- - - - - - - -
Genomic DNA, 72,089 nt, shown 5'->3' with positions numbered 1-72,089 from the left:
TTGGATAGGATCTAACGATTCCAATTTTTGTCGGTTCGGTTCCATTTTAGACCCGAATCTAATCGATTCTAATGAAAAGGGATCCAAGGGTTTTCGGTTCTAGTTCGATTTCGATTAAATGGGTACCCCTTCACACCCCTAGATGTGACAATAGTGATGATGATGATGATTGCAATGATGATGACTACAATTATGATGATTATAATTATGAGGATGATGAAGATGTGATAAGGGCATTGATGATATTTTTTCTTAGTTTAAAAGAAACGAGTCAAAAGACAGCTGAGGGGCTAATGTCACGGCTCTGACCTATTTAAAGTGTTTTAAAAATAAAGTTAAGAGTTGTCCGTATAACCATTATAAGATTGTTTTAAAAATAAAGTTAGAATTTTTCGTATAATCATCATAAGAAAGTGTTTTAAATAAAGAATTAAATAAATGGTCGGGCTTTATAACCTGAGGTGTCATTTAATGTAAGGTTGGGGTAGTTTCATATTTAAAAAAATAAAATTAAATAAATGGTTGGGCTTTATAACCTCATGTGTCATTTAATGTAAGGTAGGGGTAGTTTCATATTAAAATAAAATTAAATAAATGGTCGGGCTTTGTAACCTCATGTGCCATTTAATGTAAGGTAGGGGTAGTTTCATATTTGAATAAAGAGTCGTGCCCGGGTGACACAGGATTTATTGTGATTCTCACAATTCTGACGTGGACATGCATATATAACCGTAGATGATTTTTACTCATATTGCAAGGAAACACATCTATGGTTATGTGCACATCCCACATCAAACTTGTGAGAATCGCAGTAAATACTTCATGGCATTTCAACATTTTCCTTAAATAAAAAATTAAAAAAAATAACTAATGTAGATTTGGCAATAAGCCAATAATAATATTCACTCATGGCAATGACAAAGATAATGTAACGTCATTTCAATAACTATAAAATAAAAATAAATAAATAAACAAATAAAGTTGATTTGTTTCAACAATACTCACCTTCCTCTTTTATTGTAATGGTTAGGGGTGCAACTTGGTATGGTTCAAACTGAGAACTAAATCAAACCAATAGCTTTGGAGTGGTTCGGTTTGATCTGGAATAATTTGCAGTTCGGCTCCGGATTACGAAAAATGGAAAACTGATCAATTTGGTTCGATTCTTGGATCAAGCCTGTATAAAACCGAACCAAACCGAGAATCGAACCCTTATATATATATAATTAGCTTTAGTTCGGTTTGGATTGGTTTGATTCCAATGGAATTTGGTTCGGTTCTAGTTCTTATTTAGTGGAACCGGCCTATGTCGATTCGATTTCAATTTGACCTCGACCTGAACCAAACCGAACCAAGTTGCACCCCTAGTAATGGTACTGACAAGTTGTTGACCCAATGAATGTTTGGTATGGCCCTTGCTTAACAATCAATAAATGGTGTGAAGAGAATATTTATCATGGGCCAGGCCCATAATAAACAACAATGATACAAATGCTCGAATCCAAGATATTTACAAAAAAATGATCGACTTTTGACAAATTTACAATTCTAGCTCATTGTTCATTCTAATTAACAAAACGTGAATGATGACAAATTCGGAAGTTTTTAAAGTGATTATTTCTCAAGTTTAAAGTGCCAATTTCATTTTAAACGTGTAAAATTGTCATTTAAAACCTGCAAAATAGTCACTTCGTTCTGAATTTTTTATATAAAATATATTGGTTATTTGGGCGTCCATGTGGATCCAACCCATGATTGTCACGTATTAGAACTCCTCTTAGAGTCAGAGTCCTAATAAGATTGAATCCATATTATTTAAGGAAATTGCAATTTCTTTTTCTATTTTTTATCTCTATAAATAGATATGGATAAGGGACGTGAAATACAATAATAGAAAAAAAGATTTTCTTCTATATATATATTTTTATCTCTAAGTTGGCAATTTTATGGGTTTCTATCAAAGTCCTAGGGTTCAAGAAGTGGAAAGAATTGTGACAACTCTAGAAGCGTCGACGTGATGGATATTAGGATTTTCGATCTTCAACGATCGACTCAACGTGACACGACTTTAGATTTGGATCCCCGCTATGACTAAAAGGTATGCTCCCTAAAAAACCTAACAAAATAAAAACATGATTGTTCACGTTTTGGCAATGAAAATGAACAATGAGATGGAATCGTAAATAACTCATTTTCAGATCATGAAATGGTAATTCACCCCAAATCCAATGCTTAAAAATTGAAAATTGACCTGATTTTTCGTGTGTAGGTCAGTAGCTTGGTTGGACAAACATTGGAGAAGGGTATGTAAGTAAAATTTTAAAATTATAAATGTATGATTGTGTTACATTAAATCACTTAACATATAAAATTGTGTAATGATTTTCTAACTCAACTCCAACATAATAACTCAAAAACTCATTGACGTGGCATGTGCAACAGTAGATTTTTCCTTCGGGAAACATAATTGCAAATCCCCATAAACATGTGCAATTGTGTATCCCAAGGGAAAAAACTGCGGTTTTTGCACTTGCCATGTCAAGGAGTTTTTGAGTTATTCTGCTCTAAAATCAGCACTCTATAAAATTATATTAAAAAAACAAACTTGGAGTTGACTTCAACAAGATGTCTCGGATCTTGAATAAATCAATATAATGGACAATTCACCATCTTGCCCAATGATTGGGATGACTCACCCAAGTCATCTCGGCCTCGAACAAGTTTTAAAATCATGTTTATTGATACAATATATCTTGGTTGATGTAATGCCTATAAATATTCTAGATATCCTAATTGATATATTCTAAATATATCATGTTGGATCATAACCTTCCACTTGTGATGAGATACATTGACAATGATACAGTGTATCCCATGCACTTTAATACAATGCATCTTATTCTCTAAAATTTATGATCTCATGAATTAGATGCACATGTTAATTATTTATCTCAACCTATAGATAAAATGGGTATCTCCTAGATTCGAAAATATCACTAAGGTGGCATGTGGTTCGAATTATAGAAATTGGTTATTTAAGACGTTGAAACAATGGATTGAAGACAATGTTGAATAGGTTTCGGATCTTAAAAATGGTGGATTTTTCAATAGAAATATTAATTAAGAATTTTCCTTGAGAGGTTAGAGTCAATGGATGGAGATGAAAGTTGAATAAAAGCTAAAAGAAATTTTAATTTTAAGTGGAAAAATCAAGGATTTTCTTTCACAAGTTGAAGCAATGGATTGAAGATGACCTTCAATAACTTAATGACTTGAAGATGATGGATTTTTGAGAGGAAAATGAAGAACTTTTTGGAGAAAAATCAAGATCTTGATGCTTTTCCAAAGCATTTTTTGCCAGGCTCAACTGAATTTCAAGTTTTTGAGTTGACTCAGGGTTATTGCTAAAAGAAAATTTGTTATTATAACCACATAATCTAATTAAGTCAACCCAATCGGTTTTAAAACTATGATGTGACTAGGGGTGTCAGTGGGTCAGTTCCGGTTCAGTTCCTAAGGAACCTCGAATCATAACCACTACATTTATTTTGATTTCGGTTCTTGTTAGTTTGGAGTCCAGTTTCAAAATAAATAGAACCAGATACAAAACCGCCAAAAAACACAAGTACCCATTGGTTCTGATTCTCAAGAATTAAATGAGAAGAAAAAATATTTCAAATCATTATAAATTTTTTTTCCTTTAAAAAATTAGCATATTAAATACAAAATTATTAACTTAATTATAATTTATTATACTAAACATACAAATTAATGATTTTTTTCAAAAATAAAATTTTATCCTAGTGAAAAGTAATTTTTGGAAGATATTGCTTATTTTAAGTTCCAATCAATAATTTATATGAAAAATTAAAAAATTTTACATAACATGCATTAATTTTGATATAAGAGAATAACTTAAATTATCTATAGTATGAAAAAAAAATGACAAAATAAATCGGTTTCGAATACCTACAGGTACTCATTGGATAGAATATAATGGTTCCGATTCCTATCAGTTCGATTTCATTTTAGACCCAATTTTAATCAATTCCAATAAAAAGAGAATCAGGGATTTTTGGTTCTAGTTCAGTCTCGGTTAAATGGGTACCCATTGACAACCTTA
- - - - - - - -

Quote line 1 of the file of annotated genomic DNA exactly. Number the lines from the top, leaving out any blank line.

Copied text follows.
Genomic DNA, 72,089 nt, shown 5'->3' with positions numbered 1-72,089 from the left: